Examen, in reply to D'Avezac, enumerates the course, and sailed till he came within sight of proofs, as he calls them, of his belief in the dis- land.” covery of Brazil by Ojeda in June, 1499. Burton Ruysch's map of 1508 is the earliest to (Hans Stade, p. lxxix) notes various claims of name Brazil “Terra Sanctæ Crucis."

See earlier knowledge.

Vol. II. p. 115. 1 Varnhagen defended his view of the land- 7 The first land seen by Cabral was a range fall of Pinzon in his Examen (p. 19), in reply to of hills in the province of Bahia, back from the D'Avezac.

coast in the region of the savage Botocudo; and 2 Cf. Navarrete, iii. 18; Grynæus, Novus orbis, conspicuous in the prospect is a conical hill, editions of 1532 and 1555; Humboldt, Examen which is seen in the view of the coast at this critique, i. 313, and iii. 221; Galvano (Hakluyt point given in C. F. Hartt’s Geology and PhysiSociety's edition), p. 94. The “Capitulation cal Geography of Brazil (Boston, 1870), p. 226, as of Pinzon was first published from the manu- copied above. script, at Madrid, by Joaquim Caetano da Silva One of Cabral's companions, Pedro Vaz de in the appendix of his L'Oyapoc et l’Amasone, Caminha, describes the view with tolerablo Question Brésilienne et Française, Paris, 1861, 2 accuracy in a letter, dated May 1, 1500, pre'vols. This work is an historical examination of served in the Governmental archives at Lisbon. the dispute between France and Brazil as to the This letter was first printed incorrectly in the bounds of French Guiana.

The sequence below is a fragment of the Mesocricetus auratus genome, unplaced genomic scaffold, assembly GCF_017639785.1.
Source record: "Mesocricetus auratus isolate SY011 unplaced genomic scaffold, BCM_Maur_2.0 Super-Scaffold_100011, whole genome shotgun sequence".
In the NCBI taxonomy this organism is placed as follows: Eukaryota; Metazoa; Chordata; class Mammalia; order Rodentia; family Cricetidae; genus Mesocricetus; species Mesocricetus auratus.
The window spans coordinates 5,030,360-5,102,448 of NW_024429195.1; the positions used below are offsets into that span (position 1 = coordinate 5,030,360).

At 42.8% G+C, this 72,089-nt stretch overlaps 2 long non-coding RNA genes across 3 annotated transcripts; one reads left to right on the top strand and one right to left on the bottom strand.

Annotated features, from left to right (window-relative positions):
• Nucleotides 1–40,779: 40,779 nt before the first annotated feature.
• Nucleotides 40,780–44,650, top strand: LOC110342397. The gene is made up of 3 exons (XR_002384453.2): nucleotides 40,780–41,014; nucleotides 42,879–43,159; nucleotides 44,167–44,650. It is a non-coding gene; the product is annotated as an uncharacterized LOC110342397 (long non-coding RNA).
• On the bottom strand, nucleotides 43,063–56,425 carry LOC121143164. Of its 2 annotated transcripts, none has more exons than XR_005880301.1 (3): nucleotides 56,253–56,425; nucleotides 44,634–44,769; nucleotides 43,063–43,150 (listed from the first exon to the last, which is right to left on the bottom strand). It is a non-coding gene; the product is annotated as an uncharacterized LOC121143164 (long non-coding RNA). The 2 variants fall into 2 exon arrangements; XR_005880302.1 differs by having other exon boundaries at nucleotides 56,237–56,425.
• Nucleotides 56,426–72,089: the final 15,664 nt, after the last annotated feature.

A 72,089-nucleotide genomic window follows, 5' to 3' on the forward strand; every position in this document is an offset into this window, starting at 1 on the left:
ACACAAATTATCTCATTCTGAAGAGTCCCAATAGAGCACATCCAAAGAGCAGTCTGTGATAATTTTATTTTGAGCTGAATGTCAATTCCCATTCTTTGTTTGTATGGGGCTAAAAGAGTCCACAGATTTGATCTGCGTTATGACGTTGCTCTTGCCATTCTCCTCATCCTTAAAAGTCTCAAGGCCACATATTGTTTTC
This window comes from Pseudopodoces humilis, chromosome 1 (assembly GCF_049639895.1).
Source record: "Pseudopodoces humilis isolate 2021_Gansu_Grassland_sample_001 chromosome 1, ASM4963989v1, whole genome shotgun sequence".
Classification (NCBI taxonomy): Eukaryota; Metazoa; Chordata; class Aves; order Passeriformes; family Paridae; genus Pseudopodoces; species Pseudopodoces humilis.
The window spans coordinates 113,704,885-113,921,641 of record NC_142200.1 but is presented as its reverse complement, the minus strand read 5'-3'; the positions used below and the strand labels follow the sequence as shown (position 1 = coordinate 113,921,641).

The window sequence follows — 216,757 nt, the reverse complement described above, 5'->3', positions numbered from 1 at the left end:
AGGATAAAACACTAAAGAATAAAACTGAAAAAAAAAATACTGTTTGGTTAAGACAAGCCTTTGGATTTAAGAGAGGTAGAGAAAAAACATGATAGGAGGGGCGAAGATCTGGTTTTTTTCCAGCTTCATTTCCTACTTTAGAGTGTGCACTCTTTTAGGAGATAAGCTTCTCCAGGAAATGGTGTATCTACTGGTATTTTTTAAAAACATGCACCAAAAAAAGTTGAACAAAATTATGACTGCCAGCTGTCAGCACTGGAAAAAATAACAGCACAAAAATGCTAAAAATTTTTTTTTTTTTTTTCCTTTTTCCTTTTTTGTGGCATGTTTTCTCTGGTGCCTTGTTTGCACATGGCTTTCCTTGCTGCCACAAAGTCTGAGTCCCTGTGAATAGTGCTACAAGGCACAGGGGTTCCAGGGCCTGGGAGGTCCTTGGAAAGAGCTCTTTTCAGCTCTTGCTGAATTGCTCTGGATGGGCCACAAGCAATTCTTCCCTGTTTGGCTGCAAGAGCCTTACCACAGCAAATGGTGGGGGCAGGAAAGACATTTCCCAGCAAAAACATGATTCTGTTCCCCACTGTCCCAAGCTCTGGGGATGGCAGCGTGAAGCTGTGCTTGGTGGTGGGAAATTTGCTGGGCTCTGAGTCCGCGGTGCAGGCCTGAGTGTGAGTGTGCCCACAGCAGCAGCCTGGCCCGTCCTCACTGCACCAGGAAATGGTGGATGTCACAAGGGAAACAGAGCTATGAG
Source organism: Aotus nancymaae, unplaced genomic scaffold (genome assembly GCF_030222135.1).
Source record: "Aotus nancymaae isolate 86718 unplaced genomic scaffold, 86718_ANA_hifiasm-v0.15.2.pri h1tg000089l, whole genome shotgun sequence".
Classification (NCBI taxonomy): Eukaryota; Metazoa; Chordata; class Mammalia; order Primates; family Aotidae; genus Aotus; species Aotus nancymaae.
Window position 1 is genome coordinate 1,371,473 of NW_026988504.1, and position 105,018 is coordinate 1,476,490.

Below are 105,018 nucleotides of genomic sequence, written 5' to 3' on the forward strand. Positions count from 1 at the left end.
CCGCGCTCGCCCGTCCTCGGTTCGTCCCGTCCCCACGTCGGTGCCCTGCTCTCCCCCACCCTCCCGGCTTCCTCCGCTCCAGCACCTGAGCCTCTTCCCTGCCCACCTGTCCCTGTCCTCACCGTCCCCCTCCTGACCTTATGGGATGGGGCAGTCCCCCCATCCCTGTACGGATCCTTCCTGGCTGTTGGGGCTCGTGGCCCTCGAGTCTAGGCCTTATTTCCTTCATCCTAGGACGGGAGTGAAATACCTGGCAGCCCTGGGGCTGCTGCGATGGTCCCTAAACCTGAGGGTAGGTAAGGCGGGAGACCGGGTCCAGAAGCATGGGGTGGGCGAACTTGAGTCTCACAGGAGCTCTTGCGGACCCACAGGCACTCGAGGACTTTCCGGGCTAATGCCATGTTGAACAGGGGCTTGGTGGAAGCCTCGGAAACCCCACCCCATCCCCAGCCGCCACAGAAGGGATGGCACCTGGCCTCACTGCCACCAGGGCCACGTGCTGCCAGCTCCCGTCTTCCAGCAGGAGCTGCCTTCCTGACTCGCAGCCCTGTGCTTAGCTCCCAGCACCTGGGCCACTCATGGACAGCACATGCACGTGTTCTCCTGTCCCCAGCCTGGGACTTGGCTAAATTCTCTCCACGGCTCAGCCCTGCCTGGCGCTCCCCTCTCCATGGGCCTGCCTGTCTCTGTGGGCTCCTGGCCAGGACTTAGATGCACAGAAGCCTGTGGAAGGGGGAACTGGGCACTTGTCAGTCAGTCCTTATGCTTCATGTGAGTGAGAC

Corografia Brazilica (vol. i. p. 13) of Ayres do 3 Navarrete, iii. 23, 553; Humboldt, Examen Cazal, 1817, and in 1836 was edited more corcritique, i. 314, iv. 221.

rectly by the Royal Academy of Lisbon in 4 Varnhagen's Examen de quelques points de Noticias das nacões ultramarinhas, vol. iv. no. 3. l'histoire géographique du Brésil, p. 31, with map It was translated into French in 1822. Cf. showing his own and D'Avezac's views of the Burton's Hans Stade, p. lxxvii (Hakluyt Sociportion of Brazil cut off by it.

ety's Edition), and the Art de vérifier les dates, 5 Galvano (Hakluyt Society's edition, p. 96) xiji. 441; Varnhagen's Hist. do Brasil, 2d ed., says: “Losing sight of one of his ships, he went p. 72; and references in Cat. Hist. Brazil, Bibl. to seek her, and in seeking of her, lost his Nac., i 478–479.